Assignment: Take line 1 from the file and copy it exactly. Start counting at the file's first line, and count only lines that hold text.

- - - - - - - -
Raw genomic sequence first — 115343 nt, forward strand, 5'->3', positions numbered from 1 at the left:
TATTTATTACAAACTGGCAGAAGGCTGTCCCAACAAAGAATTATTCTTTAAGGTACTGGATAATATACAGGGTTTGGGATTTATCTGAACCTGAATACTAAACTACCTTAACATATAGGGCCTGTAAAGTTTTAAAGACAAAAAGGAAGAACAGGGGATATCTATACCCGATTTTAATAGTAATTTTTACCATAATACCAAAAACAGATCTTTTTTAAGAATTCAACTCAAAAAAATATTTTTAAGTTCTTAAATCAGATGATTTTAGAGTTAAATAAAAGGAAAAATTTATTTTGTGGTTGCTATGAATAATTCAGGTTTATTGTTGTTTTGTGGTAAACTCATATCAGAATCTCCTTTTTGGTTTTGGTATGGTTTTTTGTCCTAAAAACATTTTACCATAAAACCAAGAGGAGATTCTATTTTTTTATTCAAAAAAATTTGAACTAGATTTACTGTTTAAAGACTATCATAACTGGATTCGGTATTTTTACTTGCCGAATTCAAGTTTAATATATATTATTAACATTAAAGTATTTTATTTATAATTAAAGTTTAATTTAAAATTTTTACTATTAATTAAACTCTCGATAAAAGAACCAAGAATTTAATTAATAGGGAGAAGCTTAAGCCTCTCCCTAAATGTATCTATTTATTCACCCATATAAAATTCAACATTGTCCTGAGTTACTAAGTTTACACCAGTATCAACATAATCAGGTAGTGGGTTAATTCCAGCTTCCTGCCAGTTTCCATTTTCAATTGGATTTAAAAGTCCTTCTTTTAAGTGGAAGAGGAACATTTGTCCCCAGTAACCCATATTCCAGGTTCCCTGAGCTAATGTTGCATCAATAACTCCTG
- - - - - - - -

Raw genomic sequence first — 115343 nt, forward strand, 5'->3', positions numbered from 1 at the left: